You’ll have to check out Strava for yourself, but I love that it maps my route as I go, keeps track of time, mileage, elevation change, average speed, and a couple of other metrics if you want to spring for the paid version. It also allows you to share all that info on various social media, if you do feel like you need some likes. Now Strava can track walks and hikes, too, not to mention canoing, kayaking, skiing, and skating routes.
Of course, having Google Maps at your fingertips is pretty darn handy as well.
As anyone will tell you, any bike lock can be defeated by a determined thief with power tools such as a drill or angle grinder. So, it's best to make him carry those tools if he wants your bike. All that aside, this lock is the one we use. It attaches easily to the bike. The locking mechanism is smooth, and no way anyone is getting through this with hand tools.
The best cycling panniers
Again, on the recommendation of the biggest bike freak I know, we went with Ortlieb panniers. I don’t use panniers very often in the city, but on the road, they carry everything that isn’t going to fit on your back. The Ortliebs are rugged, waterproof, have large reflective patches front and back, and, maybe best of all, clip effortlessly on and off your back bike rack simply by lifting the attached handle.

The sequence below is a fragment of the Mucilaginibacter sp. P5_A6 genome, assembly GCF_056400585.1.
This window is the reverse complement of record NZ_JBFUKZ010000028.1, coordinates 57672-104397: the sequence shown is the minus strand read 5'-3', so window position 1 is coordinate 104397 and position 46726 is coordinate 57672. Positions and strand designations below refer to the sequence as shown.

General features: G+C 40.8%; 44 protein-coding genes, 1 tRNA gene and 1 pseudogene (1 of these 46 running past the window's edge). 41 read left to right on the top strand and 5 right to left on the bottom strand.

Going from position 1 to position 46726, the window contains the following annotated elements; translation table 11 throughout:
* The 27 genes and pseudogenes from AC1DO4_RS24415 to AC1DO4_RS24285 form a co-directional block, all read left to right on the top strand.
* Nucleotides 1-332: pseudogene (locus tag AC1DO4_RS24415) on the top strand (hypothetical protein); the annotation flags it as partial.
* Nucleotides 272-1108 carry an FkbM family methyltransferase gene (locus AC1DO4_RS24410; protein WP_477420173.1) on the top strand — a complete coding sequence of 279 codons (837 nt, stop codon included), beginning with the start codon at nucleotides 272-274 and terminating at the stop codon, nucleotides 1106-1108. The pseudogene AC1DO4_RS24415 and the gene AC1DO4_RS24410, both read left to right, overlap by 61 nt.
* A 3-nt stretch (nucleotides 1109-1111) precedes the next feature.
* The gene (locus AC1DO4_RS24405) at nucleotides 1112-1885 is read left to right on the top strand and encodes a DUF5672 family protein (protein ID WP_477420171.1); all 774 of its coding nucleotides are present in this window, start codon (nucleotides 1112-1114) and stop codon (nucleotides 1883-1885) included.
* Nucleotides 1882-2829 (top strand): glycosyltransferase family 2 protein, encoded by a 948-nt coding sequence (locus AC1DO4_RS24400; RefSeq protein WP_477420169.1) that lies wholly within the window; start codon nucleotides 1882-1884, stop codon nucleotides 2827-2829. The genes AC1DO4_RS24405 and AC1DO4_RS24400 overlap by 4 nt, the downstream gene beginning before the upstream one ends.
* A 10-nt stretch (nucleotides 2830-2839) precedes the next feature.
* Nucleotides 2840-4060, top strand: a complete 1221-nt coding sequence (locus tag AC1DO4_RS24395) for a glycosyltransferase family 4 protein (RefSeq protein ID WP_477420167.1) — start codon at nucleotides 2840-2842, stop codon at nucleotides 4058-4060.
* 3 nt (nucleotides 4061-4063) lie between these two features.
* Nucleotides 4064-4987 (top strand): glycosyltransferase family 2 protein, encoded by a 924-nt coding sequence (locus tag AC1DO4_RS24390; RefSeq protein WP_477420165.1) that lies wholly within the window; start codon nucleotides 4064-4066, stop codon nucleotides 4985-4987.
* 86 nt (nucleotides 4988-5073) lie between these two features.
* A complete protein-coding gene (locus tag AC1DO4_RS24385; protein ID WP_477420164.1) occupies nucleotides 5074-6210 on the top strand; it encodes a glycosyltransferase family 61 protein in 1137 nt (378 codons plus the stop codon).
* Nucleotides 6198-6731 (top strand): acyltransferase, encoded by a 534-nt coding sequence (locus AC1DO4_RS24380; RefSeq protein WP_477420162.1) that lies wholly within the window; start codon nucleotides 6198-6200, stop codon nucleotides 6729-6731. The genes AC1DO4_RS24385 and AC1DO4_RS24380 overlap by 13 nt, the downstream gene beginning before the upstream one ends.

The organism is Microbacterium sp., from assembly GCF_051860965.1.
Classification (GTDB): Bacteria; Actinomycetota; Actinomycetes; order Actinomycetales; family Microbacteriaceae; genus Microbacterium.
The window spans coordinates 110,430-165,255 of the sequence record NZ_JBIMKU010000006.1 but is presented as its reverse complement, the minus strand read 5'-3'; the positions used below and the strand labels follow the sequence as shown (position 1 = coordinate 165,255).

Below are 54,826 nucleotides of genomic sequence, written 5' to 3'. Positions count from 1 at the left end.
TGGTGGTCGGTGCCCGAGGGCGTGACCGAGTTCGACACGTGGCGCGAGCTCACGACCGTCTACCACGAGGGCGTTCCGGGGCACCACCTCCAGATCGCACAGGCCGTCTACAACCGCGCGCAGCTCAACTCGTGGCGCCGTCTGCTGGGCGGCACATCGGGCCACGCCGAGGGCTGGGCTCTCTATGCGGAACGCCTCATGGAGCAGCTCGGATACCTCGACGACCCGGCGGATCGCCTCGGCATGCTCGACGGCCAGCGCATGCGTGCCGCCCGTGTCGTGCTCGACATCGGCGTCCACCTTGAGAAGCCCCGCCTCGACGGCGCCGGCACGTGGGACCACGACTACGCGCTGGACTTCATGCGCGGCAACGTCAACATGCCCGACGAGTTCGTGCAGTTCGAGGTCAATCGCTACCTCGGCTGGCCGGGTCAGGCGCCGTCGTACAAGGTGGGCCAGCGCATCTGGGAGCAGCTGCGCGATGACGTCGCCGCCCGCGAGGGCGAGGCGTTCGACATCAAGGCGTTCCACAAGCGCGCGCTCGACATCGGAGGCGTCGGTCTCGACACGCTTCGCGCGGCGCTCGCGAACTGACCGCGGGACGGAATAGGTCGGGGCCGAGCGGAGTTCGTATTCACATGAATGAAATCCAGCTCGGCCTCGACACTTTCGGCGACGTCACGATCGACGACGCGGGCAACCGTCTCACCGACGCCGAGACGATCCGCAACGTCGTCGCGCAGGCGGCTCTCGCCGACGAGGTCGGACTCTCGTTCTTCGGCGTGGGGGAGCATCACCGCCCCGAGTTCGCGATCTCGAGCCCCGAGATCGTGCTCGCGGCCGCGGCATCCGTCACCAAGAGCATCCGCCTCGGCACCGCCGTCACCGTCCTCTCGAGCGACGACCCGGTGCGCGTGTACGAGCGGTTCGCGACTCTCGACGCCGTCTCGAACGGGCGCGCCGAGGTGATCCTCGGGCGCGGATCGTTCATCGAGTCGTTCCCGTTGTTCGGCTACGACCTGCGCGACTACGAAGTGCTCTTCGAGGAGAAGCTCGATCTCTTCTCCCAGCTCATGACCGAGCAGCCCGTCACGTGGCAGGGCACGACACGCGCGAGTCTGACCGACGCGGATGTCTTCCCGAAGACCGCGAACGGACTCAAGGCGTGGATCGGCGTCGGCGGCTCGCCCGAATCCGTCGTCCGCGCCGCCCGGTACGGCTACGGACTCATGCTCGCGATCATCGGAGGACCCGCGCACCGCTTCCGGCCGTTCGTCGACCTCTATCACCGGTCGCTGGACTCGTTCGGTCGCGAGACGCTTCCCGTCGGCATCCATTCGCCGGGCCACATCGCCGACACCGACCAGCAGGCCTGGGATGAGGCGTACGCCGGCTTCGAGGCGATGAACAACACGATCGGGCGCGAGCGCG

Like with biking shirts, I’m not a huge fan of spending money on dedicated biking shoes. I guess they’re ok if you’re never going to get off the bike, but I prefer to wear my Adidas trail shoes. They have harder soles than running shoes, so you’re more comfortable on the pedals, but if you want to get off and walk around, they’re actually designed for that, too.
There are hundreds to choose from. I have the battery powered Bell Radian lights in white on the front and red in back. Both can be set to continuous on or to blink rapidly. I like this feature a lot. Kris has Blackburn 2-FER USB lights front and back that work the same but are charged by USB. If I had do-overs, I'd buy the Blackburn lights. Aside from not having to buy batteries again, the other advantage is that they are really bright and both of them can shine in either red or white and constant or blinking.
Very light rain gear
I’m a big Patagonia fan, so into the backpack goes the Patagonia rain shell. The main feature is that it’s light, and I would have to say it’s more of a windbreaker and rain resistant than a heavier, hotter rain jacket. Of course, if you’re expecting a hard cold rain, there are plenty of other alternatives.
Read about our favorite bike tours and see how we put this gear into action!
Our Italy Bike Tour through Puglia
Our First Bicycle Tour: Brittany Backroads.
Cycling Across England and Scotland: Hadrian's Wall to Edinburgh
A Self-Guided Bike Tour of Stockholm